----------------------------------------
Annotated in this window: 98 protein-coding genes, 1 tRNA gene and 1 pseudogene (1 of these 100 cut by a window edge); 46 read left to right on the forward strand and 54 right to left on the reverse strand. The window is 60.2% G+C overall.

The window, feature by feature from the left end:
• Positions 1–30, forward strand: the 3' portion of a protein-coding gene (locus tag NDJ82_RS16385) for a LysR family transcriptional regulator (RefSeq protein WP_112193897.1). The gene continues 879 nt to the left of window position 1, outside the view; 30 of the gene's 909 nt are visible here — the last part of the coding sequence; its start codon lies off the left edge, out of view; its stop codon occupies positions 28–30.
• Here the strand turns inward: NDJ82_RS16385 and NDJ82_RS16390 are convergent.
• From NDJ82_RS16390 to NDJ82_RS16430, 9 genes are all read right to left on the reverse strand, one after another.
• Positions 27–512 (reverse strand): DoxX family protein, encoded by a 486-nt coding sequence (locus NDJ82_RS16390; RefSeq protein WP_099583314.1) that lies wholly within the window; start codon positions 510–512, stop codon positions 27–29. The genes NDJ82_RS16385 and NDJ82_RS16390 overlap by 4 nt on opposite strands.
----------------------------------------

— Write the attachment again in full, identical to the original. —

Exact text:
Annotated in this window: 98 protein-coding genes, 1 tRNA gene and 1 pseudogene (1 of these 100 cut by a window edge); 46 read left to right on the forward strand and 54 right to left on the reverse strand. The window is 60.2% G+C overall.

The window, feature by feature from the left end:
• Positions 1–30, forward strand: the 3' portion of a protein-coding gene (locus tag NDJ82_RS16385) for a LysR family transcriptional regulator (RefSeq protein WP_112193897.1). The gene continues 879 nt to the left of window position 1, outside the view; 30 of the gene's 909 nt are visible here — the last part of the coding sequence; its start codon lies off the left edge, out of view; its stop codon occupies positions 28–30.
• Here the strand turns inward: NDJ82_RS16385 and NDJ82_RS16390 are convergent.
• From NDJ82_RS16390 to NDJ82_RS16430, 9 genes are all read right to left on the reverse strand, one after another.
• Positions 27–512 (reverse strand): DoxX family protein, encoded by a 486-nt coding sequence (locus NDJ82_RS16390; RefSeq protein WP_099583314.1) that lies wholly within the window; start codon positions 510–512, stop codon positions 27–29. The genes NDJ82_RS16385 and NDJ82_RS16390 overlap by 4 nt on opposite strands.